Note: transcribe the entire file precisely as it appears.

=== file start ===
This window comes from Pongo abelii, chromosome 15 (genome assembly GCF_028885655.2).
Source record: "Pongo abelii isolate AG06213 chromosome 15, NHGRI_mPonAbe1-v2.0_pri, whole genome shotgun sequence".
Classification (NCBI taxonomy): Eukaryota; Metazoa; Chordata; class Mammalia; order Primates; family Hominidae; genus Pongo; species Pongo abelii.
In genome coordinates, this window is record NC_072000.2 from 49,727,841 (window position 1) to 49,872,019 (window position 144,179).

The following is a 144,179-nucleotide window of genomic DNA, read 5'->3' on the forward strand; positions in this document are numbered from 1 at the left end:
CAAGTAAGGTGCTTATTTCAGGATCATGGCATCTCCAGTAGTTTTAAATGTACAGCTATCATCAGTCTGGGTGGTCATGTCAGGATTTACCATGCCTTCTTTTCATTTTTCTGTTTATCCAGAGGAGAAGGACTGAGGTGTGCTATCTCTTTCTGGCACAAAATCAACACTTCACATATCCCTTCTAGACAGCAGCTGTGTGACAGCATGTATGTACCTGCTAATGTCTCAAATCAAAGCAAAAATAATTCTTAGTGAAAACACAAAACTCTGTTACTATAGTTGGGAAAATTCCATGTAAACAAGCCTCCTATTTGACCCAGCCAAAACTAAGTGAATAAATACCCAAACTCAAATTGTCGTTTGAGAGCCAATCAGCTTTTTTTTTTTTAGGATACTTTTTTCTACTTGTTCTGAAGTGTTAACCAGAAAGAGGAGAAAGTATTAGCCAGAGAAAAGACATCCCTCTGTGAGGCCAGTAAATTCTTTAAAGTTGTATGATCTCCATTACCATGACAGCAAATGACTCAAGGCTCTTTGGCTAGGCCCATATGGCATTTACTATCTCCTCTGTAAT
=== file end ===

This window comes from Pongo abelii, chromosome 15 (genome assembly GCF_028885655.2).
Source record: "Pongo abelii isolate AG06213 chromosome 15, NHGRI_mPonAbe1-v2.0_pri, whole genome shotgun sequence".
Classification (NCBI taxonomy): Eukaryota; Metazoa; Chordata; class Mammalia; order Primates; family Hominidae; genus Pongo; species Pongo abelii.
In genome coordinates, this window is record NC_072000.2 from 49,727,841 (window position 1) to 49,872,019 (window position 144,179).

The following is a 144,179-nucleotide window of genomic DNA, read 5'->3' on the forward strand; positions in this document are numbered from 1 at the left end:
CAAGTAAGGTGCTTATTTCAGGATCATGGCATCTCCAGTAGTTTTAAATGTACAGCTATCATCAGTCTGGGTGGTCATGTCAGGATTTACCATGCCTTCTTTTCATTTTTCTGTTTATCCAGAGGAGAAGGACTGAGGTGTGCTATCTCTTTCTGGCACAAAATCAACACTTCACATATCCCTTCTAGACAGCAGCTGTGTGACAGCATGTATGTACCTGCTAATGTCTCAAATCAAAGCAAAAATAATTCTTAGTGAAAACACAAAACTCTGTTACTATAGTTGGGAAAATTCCATGTAAACAAGCCTCCTATTTGACCCAGCCAAAACTAAGTGAATAAATACCCAAACTCAAATTGTCGTTTGAGAGCCAATCAGCTTTTTTTTTTTTAGGATACTTTTTTCTACTTGTTCTGAAGTGTTAACCAGAAAGAGGAGAAAGTATTAGCCAGAGAAAAGACATCCCTCTGTGAGGCCAGTAAATTCTTTAAAGTTGTATGATCTCCATTACCATGACAGCAAATGACTCAAGGCTCTTTGGCTAGGCCCATATGGCATTTACTATCTCCTCTGTAAT